Father Maurice Chase didn't mind what name the destitute men, penniless mothers, people in wheelchairs, drug addicts, winos and ex-cons called him. He didn't care how they planned to spend the money. Nor was he bothered by the criticisms other skid row service providers sometimes voiced: that he was a self-promoting attention hound whose hit-and-run assistance had little, if any, enduring effect on the desperate individuals who gathered for his handouts, blessings and hugs.
Today he would have been preparing for another Thanksgiving on skid row, but Chase, 92, died Sunday at his Los Angeles home. The cause was cancer, said his nephew, Robert Boyd.
In an era of multimillion-dollar agencies for the homeless, Chase was an anomaly.
"Maury Chase just planted his feet right on the sidewalk, the last place on earth where the poorest of the poor can live," Alice Callaghan, founder of the skid row advocacy center Las Familias del Pueblo, said Tuesday. "He didn't attempt to single out the undeserving poor from the deserving poor; I'm sure he handed money out to thieves. But it wasn't the dollar that mattered. It was the gift of human love."
Boyd said he did not know how much money his uncle distributed since the mid-1980s, when he began soliciting donations from wealthy benefactors such as Bob Hope, Frank Sinatra, Jackie Autry, Merv Griffin and Vin Scully, but the amount reached hundreds of thousands of dollars. Each Sunday Chase usually handed out $2,000 to $2,500. On Thanksgiving and Christmas, he gave out more, as much as $15,000.
He began his direct charity when he was a fundraising assistant to the president of Loyola Marymount University. His job was to loosen the purse strings of potential donors and persuade them to write checks to the Catholic university. Through his friendship with actress Irene Dunne, he hit the Los Angeles party circuit and became known as "the society priest," a description that was not entirely complimentary. He took press kits about his fundraising to parties and was frequently mentioned in society columns. To make sure his accomplishments were duly recorded, he sent news clippings and photographs of himself to the obituary editor of The Times to help the newspaper prepare its write-up.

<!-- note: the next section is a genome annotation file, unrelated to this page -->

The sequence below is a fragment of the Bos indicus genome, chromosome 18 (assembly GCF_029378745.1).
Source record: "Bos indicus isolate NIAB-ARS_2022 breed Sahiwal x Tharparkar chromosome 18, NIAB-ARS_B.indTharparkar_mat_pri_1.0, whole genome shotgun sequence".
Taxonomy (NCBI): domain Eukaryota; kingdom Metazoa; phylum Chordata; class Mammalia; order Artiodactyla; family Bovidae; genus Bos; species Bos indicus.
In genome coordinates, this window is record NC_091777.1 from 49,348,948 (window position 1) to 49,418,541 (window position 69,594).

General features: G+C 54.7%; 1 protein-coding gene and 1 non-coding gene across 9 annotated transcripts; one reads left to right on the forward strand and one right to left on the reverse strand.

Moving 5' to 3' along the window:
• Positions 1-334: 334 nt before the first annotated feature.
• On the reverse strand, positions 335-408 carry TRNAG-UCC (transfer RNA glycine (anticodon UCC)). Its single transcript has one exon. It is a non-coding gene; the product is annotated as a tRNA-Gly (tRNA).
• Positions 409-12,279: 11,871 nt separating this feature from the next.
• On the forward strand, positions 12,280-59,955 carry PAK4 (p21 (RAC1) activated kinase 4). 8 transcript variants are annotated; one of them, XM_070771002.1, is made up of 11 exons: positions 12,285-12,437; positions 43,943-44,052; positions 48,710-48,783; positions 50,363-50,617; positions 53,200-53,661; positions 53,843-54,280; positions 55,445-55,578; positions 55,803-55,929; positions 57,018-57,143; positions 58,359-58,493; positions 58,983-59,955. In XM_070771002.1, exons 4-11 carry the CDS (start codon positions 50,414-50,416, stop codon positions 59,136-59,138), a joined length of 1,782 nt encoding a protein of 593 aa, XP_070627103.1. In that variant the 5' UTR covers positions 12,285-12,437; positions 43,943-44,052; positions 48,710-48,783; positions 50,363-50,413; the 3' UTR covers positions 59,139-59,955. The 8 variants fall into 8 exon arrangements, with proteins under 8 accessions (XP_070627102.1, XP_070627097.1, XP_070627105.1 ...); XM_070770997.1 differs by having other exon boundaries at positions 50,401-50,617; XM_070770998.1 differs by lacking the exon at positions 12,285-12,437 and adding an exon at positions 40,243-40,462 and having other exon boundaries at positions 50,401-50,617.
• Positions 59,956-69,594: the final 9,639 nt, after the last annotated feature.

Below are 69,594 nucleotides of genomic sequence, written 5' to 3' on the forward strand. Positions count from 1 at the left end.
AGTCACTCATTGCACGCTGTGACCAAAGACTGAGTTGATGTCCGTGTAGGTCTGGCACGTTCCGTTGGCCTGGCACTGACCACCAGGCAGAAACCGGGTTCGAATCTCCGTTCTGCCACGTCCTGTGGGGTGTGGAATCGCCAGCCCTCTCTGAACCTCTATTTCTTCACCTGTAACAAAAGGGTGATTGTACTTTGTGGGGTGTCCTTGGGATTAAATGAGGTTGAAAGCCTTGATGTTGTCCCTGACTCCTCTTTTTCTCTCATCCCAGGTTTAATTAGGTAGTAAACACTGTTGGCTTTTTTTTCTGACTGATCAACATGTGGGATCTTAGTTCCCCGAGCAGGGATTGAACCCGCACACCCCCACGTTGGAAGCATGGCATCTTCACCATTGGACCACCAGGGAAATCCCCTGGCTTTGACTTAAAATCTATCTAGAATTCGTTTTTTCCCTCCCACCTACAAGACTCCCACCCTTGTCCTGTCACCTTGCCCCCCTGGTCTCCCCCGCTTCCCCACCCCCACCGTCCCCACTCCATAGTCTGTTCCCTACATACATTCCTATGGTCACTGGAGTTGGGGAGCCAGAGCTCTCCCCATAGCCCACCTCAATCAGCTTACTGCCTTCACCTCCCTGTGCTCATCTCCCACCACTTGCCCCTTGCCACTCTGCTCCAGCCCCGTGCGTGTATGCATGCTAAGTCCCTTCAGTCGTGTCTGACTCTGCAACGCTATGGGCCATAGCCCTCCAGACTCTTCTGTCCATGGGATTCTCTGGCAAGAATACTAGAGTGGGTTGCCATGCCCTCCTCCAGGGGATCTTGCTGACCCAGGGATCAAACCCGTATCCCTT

He came up with his skid row charity after contemplating the instructions of Loyola Marymount's president, Father Donald P. Merrifield, who hired him in 1985. Merrifield told him: "I'm sending you out among the rich and famous. You better have a balance in your life."
So, after every high society event, Chase would send letters to potential donors he'd met, telling them how wonderful their party was. Then he pointed out that many people were less fortunate and needed their help. The society mavens usually wrote back and included a check for the priest's nonprofit skid row ministry.
This wasn't the life his lawyer father had envisioned for him. Born in Dinuba, Calif., on March 17, 1919, Chase had intended to follow his father's career path. After graduating from UCLA, he studied law at UC Berkeley's Boalt Hall and was president of his class but left after two years to enter the priesthood. In 1953, after completing his studies at St. Paul's College in Washington, D.C., he was ordained by Archbishop Fulton J. Sheen, one of the first televangelists.
After seminary, he worked at Sacred Heart Church in Palm Desert, where he met the Eisenhowers and other famous retirees. Seeking a more cosmopolitan experience, he moved to Los Angeles in the mid-1960s.
He began every trip to skid row with a prayer about serving the poor: "When you have done it to the least of men, you have done it to me." Then he prepared the stacks of new dollar bills he had withdrawn from the bank earlier. "Everything is so dirty on skid row," he told the Los Angeles Daily News in 2004. "I want to give them something fresh and new."
He drove a small white Toyota, sometimes festooned with American flags. When he arrived outside the Fred Jordan Mission on Towne Avenue, a long line of people would be waiting.
He had a system: women with children and the disabled first, then everyone else. Most people got a dollar, but if they had special needs, Chase gave more — $5, $20, sometimes $100. He found several trustworthy men to keep the line orderly and act as his guards. He said he once fended off a knife attack and was punched in the stomach, but such acts of aggression were rare.
When he reached his 80s, he began to agonize about who could continue his work after he died. "Every priest I know has to be in church on Sunday," he said several years ago.
He had no successor. Those who observed his street ministry said he had no peers. "He was a true man of God," said Willie Jordan of the Fred Jordan Missions; the sidewalk outside their skid row facility was where Chase's beneficiaries gathered every week. In his honor, Jordan plans to hand out dollar bills to the 700 or 800 homeless people expected Thursday for the annual Thanksgiving meal.
"We want everyone to remember him," Jordan said. "I dare say we will not see his kind again."
Chase is survived by two sisters and 14 nieces and nephews.
A memorial service in Los Angeles is being planned.